After much controversy, Cologne City Council finally voted in favor of building Germany’s largest mosque in the city.
All parties except the conservative Christian Democrats (CDU) and the extreme right anti-mosque initiative Pro Cologne voted in favor of building the mosque, which will be Germany’s largest. Cologne Mayor Schramma, who has gone back and forth on the issue, in the end voted against his own CDU party in favor of the mosque’s construction Thursday.
The new mosque will now be built on a site in Ehrenfeld, an industrial section of Cologne where there is currently a working mosque operating out of an old factory.
“They can start tearing down the old factory building tomorrow,” Josef Wirges, the local council member for Ehrenfeld and member of the Social Democrats (SPD) told SPIEGEL ONLINE. “I think the new mosque will be such an architectural masterpiece that tour buses will take people to see it after they visit the Cologne Cathedral,” enthused Wirges.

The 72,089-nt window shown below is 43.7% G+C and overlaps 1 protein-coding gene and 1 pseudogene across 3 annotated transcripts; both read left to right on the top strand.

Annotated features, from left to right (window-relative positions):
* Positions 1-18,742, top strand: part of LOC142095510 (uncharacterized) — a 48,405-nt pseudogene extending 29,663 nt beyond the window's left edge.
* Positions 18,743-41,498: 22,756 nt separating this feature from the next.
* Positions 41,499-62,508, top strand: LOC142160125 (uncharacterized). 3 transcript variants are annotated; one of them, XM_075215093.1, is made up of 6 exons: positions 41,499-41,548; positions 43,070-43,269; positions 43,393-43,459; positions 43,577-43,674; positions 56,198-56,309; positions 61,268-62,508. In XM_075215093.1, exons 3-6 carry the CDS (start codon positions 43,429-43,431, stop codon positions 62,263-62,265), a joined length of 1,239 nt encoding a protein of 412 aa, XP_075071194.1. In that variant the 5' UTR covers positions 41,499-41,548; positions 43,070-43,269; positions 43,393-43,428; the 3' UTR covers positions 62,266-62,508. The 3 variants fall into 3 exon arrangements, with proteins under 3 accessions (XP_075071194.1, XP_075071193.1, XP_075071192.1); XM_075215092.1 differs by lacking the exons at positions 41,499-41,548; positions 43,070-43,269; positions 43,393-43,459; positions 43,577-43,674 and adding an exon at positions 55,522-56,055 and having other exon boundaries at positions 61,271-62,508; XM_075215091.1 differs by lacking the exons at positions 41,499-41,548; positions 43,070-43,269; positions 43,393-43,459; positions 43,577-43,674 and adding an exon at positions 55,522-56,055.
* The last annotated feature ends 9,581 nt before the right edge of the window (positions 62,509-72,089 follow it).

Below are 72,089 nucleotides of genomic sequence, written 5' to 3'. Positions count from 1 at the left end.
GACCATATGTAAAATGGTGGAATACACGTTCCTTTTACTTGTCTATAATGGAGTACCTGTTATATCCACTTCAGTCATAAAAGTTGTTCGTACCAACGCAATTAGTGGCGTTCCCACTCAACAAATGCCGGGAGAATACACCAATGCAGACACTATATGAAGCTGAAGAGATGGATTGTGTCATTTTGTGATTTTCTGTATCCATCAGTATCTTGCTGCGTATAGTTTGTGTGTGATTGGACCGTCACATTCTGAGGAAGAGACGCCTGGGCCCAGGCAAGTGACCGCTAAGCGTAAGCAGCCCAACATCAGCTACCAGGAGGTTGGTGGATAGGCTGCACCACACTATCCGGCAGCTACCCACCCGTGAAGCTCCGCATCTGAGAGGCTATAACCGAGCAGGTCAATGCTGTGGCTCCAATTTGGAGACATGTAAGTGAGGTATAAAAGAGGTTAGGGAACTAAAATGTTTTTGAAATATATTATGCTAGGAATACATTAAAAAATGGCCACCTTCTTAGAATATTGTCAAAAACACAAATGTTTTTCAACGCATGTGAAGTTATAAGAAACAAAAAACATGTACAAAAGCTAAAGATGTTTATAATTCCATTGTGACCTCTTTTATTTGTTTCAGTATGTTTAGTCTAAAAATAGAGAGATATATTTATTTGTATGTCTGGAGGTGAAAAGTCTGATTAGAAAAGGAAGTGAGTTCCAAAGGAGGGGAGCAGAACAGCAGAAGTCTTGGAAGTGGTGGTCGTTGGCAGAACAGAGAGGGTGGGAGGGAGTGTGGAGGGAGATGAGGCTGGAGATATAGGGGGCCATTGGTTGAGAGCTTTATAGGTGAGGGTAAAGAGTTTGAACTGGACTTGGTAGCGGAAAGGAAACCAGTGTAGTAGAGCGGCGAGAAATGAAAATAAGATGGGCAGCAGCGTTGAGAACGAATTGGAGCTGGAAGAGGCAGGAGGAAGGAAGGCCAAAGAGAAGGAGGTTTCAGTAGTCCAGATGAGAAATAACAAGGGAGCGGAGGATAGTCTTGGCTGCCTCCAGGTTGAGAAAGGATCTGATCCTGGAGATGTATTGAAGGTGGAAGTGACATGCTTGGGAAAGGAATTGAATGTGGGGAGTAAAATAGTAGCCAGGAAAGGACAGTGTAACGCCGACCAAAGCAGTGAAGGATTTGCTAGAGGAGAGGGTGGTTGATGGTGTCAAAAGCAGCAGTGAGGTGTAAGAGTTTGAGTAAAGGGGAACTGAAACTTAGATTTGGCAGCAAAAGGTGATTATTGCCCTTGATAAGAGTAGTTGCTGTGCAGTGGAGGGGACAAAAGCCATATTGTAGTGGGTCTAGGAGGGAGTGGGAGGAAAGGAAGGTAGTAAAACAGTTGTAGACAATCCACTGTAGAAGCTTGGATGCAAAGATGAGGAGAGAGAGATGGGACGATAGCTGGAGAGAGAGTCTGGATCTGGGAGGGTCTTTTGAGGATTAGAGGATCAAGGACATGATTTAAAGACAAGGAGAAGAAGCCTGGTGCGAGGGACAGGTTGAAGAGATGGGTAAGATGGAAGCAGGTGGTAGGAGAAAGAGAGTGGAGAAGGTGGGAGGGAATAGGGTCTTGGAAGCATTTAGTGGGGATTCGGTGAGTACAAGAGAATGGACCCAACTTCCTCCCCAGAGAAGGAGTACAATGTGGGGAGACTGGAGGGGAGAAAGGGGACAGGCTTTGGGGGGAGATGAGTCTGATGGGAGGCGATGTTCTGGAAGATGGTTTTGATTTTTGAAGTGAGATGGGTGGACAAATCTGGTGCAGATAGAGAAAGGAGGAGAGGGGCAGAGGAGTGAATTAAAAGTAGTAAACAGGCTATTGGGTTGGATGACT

But far-rightists have made a racket about this particular mosque since plans to build it were announced last year. The extreme-right Pro Cologne has held 5 of the 90 seats in the city council since 2004. They launched a vociferous campaign against the mosque – drumming up support from as far away as Austria and Belgium. Jörg Haider, head of the right-wing Alliance for the Future of Austria (BZÖ) supports the Cologne protesters and has launched an attempt to ban mosques in his native Austria.
The anti-mosque campaign has been under observation by the Office for the Protection of the Constitution, Germany’s domestic intelligence agency, because of its “sweeping defamation of foreigners is suspected of violating human dignity.”
Although mosque supporters have won this battle, the war over integration in Cologne is not finished. Pro Cologne has planned a controversial “Anti-Islamization Congress” for Sept. 19. The city expects an influx of prominent far-rightists from around Europe – and 40,000 counter-protesters.